1/18 #Brampton, earlier today, I was pretty negative on the city's progress on Active Transportation (AT), & also the bus facility, I owe you a proper thread. So, first off, what is "active transportation"? Active Transportation, AT for short, is using human power to get around
2/18 What does that mean? The biggest categories are walking & cycling, and can also includes skateboards, scooters, etc. (note, people in wheelchairs are counted as pedestrians). Power assisted such as E-bikes count, as far as I know, ( @kemosite).
3/18 In some place, transit is considered together with it, even if not AT per se, because transit users are also pedestrians, because a chunk of their journey is on foot, even if most of it is in a non-human powered vehicle, transit users need pedestrian things like sidewalks.
4/18 in the 2016 census, 44,235 of 278,880 used transit, walking, or cycling (15.9%), of this cyclists made up 725 people, about 1.6% of AT users, and 0.26% of overall commuters (keep this in mind). Note, this data is of commuters, and is only for people who the census counted.
5/18 this term of council, the Active Transportation Master Plan was finalized and approved, which is good. It mostly focuses on cycling, it contains an ambitious plan to build a network, which has been approved, and building on road facilities has been started.
6/18 cyclists are considered vehicles and are supposed to be on the road, and banned on sidewalks (there is an exception for kids), unless the sidewalk is a multiuse trail, a MUT, which explicitly plans for cyclist usage too.
7/18 thing is, cyclists are also kind of slow, and "squishy" compared to a car or truck, so to make it safe, and encourage people to cycle, they need protected infrastructure, sharrows don't count, and they should be physically protected (ask @kemosite to learn more).
8/18 I think it's fair to say that even to motorists, Brampton roads are shall we say, not exactly safe, let alone to someone who isn't encased in a literal ton of metal with airbags. So in the absence of purpose built facilities, many cyclists use the trail system.
9/18 the trail system is a good place to cycle, it's safe, much quieter, with much less pollution (looks at truck rolling coal). The drawback is, it's mostly north & south, along the waterways, that's why the on road plan has more east west focus.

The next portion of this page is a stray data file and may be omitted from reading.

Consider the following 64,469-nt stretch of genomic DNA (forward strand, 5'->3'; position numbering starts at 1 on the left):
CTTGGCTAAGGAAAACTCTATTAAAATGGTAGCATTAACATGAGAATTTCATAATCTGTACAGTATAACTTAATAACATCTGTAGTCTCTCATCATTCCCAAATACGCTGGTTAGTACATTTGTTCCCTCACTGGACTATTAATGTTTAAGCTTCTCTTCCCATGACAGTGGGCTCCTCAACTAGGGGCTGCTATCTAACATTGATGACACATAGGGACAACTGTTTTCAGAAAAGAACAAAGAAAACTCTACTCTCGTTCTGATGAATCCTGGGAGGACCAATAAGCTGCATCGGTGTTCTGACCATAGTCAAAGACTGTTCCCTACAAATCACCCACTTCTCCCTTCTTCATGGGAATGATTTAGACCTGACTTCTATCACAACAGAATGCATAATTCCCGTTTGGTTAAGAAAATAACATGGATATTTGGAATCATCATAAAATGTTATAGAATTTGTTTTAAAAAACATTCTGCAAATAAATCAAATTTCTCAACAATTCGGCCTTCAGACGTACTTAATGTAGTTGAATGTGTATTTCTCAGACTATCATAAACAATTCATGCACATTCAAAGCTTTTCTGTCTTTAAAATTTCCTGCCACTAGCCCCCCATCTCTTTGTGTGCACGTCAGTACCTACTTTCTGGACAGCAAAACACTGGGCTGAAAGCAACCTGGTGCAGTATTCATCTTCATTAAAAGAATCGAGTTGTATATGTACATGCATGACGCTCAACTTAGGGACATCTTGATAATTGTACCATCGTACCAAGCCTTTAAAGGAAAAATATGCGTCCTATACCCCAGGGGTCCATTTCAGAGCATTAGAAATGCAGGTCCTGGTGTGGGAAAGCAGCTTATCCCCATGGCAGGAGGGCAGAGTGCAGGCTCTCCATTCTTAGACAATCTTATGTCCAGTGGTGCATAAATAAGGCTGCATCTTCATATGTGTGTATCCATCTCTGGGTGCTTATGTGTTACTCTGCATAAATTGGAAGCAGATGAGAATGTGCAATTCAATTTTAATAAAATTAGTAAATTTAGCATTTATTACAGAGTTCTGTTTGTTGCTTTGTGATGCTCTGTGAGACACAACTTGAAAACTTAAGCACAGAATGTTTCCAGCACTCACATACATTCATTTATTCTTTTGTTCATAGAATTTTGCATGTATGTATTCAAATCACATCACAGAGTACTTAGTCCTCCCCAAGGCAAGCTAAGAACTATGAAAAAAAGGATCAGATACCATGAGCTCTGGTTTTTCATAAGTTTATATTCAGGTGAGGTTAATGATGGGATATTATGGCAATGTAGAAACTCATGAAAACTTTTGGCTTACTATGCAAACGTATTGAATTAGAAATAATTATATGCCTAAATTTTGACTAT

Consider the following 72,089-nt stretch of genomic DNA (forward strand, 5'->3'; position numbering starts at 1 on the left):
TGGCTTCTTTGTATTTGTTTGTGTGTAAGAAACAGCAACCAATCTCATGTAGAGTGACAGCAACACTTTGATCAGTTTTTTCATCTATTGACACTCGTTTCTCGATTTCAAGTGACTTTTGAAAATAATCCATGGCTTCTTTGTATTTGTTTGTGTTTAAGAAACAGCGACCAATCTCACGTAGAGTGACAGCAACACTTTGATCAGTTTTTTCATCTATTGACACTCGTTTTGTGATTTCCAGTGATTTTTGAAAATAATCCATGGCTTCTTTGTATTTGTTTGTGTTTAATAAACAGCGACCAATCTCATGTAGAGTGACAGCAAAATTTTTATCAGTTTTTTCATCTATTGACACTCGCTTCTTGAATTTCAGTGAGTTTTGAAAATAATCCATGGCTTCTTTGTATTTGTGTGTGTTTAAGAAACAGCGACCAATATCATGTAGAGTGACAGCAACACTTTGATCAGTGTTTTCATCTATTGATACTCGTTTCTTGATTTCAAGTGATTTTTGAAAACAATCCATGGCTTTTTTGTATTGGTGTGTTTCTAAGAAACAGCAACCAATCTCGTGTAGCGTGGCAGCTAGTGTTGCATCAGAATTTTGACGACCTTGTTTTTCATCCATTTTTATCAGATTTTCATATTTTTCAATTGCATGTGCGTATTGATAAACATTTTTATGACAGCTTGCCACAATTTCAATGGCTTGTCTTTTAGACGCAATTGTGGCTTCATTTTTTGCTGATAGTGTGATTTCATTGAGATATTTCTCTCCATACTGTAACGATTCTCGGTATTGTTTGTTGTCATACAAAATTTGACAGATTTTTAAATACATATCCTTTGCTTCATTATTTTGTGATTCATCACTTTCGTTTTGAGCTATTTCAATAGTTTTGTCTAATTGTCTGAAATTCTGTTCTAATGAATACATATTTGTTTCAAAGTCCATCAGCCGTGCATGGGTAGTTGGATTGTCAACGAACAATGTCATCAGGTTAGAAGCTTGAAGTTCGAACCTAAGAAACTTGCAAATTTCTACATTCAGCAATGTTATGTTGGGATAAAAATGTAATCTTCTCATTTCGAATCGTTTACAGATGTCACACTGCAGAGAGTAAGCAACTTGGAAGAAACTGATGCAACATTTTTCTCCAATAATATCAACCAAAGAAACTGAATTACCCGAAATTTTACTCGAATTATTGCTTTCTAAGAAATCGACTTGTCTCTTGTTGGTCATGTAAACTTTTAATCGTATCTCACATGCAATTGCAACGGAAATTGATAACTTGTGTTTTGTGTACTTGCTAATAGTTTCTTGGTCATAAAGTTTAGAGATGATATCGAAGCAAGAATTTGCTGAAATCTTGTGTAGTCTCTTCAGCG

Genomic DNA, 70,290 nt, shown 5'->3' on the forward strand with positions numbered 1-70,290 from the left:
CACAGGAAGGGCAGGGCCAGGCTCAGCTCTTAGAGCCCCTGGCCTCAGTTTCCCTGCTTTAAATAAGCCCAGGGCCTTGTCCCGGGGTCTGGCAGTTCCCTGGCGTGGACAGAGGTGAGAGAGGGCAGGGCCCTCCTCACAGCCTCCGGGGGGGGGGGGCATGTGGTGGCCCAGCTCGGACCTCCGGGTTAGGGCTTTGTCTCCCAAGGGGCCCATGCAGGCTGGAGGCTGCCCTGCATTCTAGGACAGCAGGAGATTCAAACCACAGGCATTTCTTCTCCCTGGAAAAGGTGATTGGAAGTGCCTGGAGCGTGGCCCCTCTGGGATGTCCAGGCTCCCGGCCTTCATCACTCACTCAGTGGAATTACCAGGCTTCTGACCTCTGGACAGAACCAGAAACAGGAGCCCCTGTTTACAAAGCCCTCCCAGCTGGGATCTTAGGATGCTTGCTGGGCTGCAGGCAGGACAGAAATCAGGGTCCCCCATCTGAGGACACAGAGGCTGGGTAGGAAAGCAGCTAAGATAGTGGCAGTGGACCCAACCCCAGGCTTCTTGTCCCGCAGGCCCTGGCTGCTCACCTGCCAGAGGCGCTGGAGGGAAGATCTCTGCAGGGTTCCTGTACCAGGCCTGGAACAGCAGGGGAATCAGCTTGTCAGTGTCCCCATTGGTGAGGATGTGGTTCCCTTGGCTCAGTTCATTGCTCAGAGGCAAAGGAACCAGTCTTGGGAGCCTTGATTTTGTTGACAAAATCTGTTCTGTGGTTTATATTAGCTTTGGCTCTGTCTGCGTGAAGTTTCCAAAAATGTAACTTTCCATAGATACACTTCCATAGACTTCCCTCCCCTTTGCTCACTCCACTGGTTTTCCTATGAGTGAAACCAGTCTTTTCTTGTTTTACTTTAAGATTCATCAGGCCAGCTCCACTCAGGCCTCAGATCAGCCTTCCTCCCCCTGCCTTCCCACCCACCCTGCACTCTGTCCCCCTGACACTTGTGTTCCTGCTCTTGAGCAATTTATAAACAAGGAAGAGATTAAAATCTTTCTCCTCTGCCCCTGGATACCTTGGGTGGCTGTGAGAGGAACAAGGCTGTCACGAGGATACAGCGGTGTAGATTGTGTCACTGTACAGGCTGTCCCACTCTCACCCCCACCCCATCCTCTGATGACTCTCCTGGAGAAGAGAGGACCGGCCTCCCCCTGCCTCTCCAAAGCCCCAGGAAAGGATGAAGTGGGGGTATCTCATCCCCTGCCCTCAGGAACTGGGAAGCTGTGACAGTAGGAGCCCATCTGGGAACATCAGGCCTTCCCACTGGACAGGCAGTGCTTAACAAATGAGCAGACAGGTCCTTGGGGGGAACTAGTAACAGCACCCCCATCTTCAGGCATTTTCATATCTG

10/18 here is the thing, the trail system isn't considered part of the road network, because of that, it has much lower maintenance standards, they'll get around to it eventually, generally 48-72 hours, unlike the road right of way which has regulated minimums standards.
11/18 on road cycle facilities have much higher standards, closer to roads, at least theoretically, and the ATMP aims to have them cleared like the rest of the road. I say theoretically, because Toronto's implementation is regularly absolutely rubbish.
12/18 sidewalks next to municipal roads, that are school routes or along transit routes are taken care of decently, they used to be below dead end streets in clearing priority, but now seem to at least de facto be somewhat higher.
13/18 if it is neither, and a property fronts onto it, then the property owner adjacent to it is responsible for maintaining it. Make no mistake, the municipality is making people clear snow from city owned sidewalk, this is a form of tax, called corvée.
14/18 if that sounds unfamiliar, that is because it is a feudal type of tax which has been abandoned in the developed world because it produces shoddy work, and homeowner snow clearing of sidewalks can be both shoddy and spotty. Our currently by-law dates to 1976.
15/18 so the current City Council which today has mentioned about all the work that has been done on AT, has in fact done work on capital expenses for building new road infrastructure for the 1.6% of AT commuters who cycle, but pedestrians who make up the rest get dregs.
16/18 Let me by clear, I support the expansion of on road cycling infrastructure, however we also need to look at the operating side. No real progress has been made one snow maintenance. If council is serious about Active Transportation, it should be serious 12 months a year.
17/18 The cost to take over sidewalk snow removal for the rest of the city owned sidewalks is around $2 per homeowning household per month, if you wonder what about renters, purpose built rental is taxed at a higher rate.
18/18, the City should also look at upgrading snow clearing priority of the trail network, I don't have a cost estimate though. If you want people to switch to AT, 48 hours isn't fast enough for people who have jobs and school.
Addendum, the transit facility thread will follow tomorrow, this thread was getting rather lengthy already
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